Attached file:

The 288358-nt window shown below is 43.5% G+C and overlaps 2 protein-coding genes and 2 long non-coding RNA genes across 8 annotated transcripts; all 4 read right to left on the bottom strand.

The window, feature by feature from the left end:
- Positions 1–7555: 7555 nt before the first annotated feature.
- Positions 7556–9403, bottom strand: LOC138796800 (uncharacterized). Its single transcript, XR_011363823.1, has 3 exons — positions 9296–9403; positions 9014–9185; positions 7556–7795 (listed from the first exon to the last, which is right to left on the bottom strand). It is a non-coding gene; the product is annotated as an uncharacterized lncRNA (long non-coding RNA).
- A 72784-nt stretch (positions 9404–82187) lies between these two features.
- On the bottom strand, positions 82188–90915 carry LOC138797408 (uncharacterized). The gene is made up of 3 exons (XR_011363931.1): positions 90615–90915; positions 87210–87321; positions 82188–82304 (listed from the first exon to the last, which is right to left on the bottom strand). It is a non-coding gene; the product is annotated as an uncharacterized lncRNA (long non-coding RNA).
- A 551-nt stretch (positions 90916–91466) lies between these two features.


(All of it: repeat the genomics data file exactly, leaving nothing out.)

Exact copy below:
The 288358-nt window shown below is 43.5% G+C and overlaps 2 protein-coding genes and 2 long non-coding RNA genes across 8 annotated transcripts; all 4 read right to left on the bottom strand.

The window, feature by feature from the left end:
- Positions 1–7555: 7555 nt before the first annotated feature.
- Positions 7556–9403, bottom strand: LOC138796800 (uncharacterized). Its single transcript, XR_011363823.1, has 3 exons — positions 9296–9403; positions 9014–9185; positions 7556–7795 (listed from the first exon to the last, which is right to left on the bottom strand). It is a non-coding gene; the product is annotated as an uncharacterized lncRNA (long non-coding RNA).
- A 72784-nt stretch (positions 9404–82187) lies between these two features.
- On the bottom strand, positions 82188–90915 carry LOC138797408 (uncharacterized). The gene is made up of 3 exons (XR_011363931.1): positions 90615–90915; positions 87210–87321; positions 82188–82304 (listed from the first exon to the last, which is right to left on the bottom strand). It is a non-coding gene; the product is annotated as an uncharacterized lncRNA (long non-coding RNA).
- A 551-nt stretch (positions 90916–91466) lies between these two features.